100 years later, science confirms Einstein’s gravitational waves do exist

Around 100 years ago, the genius Albert Einstein predicted “gravitational waves” – ripples in “spacetime” around the universe created by black holes colliding billions of years ago. He nearly predicted Star Wars, too.

100 years later, science confirms Einstein's gravitational waves do exist

Until today, the physicist’s workings had not been confirmed. But on Thursday 11 February, science confirmed it. Scientists have detected gravitational waves for the first time. 

The discovery was made at the Laser Interferometer Gravitational Wave Observatory (LIGO) in the US. It’s been a long-term mission, and to complete the task, the world’s most precise device to measure wave frequencies had to be constructed.

The project began more than two decades ago, in 1992. A huge investment was made into the study. It looks that now, finally, it’s paid off. 

“This was a scientific moon shot,” LIGO Laboratory executive director, David Reitze, explained at a conference this morning.

“And we did it – we landed on the moon.”


This image is from NASA. You’ll find a more detailed explanation of gravitational waves here.

The instrument that detected the waves consists of two 2.5-mile tunnels in Louisiana and Washington State. Inside these, the ‘measuring stick’ used by the scientists was the speed of light, which is constant. It means the length of the tunnels can be clearly identified and, as such, the waves too.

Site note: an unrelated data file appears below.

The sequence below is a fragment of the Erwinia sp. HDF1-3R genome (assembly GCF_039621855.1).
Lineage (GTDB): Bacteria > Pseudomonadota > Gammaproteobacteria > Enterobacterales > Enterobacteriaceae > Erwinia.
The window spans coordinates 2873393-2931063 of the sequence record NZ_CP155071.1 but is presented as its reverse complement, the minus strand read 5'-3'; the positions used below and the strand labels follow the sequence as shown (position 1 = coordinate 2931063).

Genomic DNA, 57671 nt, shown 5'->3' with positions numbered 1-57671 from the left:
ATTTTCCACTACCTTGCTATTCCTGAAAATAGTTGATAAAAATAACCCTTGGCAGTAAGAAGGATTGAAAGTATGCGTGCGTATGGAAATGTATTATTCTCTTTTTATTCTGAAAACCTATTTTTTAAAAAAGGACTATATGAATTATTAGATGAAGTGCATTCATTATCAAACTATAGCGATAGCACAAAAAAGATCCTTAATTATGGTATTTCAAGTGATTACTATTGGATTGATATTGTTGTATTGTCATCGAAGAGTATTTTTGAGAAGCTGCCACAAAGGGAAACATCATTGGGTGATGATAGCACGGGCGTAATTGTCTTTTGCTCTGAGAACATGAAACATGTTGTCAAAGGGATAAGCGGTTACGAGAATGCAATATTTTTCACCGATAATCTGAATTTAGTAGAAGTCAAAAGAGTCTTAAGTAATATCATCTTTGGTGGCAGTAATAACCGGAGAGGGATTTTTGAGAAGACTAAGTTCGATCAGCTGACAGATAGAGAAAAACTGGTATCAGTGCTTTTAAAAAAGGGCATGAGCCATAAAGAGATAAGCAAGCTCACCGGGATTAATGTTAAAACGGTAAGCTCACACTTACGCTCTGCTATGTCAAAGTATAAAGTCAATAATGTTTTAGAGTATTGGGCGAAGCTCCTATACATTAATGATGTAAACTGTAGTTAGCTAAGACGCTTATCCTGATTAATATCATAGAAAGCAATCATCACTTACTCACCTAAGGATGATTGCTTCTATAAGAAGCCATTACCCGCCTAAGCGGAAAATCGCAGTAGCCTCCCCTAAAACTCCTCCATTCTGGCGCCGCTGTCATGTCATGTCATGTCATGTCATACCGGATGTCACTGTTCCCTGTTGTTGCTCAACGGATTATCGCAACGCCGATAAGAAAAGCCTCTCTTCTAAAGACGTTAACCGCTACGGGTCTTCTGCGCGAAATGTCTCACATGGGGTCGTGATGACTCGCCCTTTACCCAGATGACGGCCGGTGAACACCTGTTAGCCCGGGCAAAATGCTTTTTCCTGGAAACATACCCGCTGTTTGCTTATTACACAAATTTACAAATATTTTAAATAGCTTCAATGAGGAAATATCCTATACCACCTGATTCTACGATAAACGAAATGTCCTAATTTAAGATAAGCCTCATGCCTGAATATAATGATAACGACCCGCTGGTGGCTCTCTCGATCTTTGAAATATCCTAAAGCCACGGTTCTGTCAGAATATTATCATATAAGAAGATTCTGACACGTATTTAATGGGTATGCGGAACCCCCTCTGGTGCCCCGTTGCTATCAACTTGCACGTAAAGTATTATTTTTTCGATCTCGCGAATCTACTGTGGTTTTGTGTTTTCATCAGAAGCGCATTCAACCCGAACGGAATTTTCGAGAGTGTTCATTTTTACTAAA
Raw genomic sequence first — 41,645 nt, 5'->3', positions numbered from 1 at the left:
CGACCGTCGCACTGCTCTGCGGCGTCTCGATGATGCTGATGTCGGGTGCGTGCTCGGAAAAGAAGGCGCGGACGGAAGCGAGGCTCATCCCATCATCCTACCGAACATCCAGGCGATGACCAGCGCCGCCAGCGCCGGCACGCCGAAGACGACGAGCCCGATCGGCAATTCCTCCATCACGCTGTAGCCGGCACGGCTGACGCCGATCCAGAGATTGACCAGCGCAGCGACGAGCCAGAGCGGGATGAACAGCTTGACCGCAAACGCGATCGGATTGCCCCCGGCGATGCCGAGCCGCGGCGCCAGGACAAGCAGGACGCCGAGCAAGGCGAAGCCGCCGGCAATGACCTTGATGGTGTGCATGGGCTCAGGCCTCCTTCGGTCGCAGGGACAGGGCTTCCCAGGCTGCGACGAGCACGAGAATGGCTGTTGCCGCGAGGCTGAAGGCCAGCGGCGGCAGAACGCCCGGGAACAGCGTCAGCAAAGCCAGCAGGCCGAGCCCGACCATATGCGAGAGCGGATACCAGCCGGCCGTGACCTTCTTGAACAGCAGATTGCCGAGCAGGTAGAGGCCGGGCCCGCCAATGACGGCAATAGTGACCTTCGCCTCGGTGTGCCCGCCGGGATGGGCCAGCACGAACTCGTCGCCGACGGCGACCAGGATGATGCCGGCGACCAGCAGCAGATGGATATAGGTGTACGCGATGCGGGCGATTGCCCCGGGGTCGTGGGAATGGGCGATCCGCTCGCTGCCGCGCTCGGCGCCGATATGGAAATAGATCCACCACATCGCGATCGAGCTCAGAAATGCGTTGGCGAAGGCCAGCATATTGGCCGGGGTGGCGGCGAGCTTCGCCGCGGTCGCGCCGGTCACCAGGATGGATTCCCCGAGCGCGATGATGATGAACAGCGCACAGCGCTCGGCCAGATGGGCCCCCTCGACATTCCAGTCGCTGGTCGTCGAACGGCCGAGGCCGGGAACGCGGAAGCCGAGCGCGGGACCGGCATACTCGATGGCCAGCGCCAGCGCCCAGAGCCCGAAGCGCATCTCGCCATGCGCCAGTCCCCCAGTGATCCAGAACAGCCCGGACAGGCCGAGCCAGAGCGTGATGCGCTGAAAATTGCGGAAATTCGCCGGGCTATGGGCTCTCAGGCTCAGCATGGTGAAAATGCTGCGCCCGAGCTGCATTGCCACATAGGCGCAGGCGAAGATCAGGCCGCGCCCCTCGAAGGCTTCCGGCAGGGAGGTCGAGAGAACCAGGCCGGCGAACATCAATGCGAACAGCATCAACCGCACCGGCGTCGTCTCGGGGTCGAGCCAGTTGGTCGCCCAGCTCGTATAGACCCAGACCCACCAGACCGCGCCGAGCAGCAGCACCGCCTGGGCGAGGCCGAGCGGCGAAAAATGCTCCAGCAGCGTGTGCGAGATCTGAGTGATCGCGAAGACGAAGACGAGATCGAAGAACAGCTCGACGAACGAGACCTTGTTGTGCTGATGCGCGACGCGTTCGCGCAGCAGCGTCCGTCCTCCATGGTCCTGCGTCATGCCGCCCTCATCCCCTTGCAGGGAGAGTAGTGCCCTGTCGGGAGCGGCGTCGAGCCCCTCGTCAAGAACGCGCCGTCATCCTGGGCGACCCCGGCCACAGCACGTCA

TechCrunch explains how the gravitational waves were subsequently captured using the tunnels and light.

The “ruler” that scientists used to measure these tunnel lengths was the speed of light. The speed of light is constant, so LIGO can determine the length of the tunnels by measuring the time it takes for a laser to bounce from one end of the tunnel to the other.

Gravitational waves are created when masses accelerate. Measured back on September 14, 2015, the gravitational wave signal that the LIGO scientists detected matches the exact signal they’d expect from two merging black holes accelerating at half the speed of light.

Interestingly, and as you may have noted, LIGO researchers actually found out that gravitational waves exist half a year ago. Yet it took all this time to check and explore every possibility for the findings before announcing the historic news. 

The time it took to tell the world about the waves, however, was not nearly as long as the time it took for the gravitational wave to reach Earth. The first one detected started its journey 1.3 billion years ago. 

This finding is a big deal for many. It’s certainly huge for astronomy. It will allow scientists to explore the universe in a whole new way. 

“This is the first time the universe has spoken to us through gravitational waves,” Reitze added.

“Up until now we’ve been deaf to gravitational waves. Today, we’re able to hear them.” 

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